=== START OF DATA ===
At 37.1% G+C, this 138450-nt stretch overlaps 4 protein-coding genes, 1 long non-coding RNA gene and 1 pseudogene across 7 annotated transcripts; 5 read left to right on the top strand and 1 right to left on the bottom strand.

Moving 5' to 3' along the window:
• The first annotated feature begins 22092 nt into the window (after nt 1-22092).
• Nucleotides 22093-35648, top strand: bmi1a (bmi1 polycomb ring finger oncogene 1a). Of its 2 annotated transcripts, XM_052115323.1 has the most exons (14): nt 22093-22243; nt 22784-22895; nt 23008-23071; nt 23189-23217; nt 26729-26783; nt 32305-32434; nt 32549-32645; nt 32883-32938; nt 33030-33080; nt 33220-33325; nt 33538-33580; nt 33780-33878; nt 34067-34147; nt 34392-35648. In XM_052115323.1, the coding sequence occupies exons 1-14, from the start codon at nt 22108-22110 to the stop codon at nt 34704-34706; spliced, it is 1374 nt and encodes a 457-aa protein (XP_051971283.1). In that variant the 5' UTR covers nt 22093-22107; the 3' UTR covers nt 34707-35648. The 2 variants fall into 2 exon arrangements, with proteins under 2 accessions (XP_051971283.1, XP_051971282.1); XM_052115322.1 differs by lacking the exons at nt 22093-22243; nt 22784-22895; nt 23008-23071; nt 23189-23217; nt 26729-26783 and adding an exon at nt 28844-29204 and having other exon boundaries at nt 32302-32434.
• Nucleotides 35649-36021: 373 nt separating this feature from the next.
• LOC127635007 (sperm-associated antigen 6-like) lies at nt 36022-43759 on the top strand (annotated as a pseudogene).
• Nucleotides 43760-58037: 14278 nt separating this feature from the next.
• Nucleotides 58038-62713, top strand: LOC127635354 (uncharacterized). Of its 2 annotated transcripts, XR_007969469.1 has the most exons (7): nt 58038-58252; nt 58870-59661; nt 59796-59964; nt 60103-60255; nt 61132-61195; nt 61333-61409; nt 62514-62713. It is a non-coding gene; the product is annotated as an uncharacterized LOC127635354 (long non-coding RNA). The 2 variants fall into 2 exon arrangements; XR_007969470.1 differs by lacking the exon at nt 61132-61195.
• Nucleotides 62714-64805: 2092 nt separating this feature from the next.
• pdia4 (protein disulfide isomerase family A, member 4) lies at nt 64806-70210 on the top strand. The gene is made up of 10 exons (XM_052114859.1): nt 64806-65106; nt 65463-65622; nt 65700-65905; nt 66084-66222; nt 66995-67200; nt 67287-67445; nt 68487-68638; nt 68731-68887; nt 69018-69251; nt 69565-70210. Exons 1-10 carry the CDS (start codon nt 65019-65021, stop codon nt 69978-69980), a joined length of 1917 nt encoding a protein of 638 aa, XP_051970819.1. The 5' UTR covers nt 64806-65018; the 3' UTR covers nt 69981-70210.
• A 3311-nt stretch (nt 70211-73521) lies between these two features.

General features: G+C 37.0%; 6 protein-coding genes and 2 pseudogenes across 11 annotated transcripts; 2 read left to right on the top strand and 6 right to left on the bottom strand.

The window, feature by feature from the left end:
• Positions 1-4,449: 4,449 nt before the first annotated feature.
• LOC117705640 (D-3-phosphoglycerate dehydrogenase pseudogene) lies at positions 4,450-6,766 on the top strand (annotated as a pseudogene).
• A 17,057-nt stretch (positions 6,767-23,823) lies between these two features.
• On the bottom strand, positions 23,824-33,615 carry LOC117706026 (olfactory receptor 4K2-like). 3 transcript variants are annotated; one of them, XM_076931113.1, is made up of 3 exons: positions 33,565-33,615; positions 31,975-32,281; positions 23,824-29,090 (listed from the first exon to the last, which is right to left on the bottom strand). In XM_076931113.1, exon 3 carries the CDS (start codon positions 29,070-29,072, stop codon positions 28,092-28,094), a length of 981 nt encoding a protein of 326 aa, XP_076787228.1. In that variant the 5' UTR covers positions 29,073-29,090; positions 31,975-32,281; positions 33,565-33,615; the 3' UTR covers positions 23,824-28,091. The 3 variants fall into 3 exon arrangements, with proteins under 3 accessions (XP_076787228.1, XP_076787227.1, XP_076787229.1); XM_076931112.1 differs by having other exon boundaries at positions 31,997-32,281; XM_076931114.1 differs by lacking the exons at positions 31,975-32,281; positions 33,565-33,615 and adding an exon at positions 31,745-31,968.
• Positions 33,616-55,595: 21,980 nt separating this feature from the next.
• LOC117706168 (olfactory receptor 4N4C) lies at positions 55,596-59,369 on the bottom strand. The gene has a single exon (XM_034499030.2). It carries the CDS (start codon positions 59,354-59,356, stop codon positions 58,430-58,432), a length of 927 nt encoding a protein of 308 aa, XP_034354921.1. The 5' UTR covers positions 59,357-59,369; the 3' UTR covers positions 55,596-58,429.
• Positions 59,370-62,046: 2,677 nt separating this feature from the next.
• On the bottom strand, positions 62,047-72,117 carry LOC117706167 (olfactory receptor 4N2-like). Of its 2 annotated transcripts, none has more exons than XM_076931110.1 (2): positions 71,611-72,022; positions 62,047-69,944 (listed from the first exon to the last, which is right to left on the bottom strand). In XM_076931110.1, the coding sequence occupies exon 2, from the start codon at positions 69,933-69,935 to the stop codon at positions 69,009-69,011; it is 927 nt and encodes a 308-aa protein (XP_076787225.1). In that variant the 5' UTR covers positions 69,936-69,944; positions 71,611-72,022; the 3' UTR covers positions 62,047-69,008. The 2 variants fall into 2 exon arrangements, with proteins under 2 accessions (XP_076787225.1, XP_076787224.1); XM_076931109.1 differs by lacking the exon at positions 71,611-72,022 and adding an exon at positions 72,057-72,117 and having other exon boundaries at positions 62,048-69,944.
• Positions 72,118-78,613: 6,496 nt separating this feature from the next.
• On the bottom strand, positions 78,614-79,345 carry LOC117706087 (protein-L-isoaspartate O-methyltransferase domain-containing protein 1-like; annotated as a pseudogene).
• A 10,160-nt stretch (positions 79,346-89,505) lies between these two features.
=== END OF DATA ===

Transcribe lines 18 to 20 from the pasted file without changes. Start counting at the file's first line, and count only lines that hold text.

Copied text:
• Positions 33,616-55,595: 21,980 nt separating this feature from the next.
• LOC117706168 (olfactory receptor 4N4C) lies at positions 55,596-59,369 on the bottom strand. The gene has a single exon (XM_034499030.2). It carries the CDS (start codon positions 59,354-59,356, stop codon positions 58,430-58,432), a length of 927 nt encoding a protein of 308 aa, XP_034354921.1. The 5' UTR covers positions 59,357-59,369; the 3' UTR covers positions 55,596-58,429.
• Positions 59,370-62,046: 2,677 nt separating this feature from the next.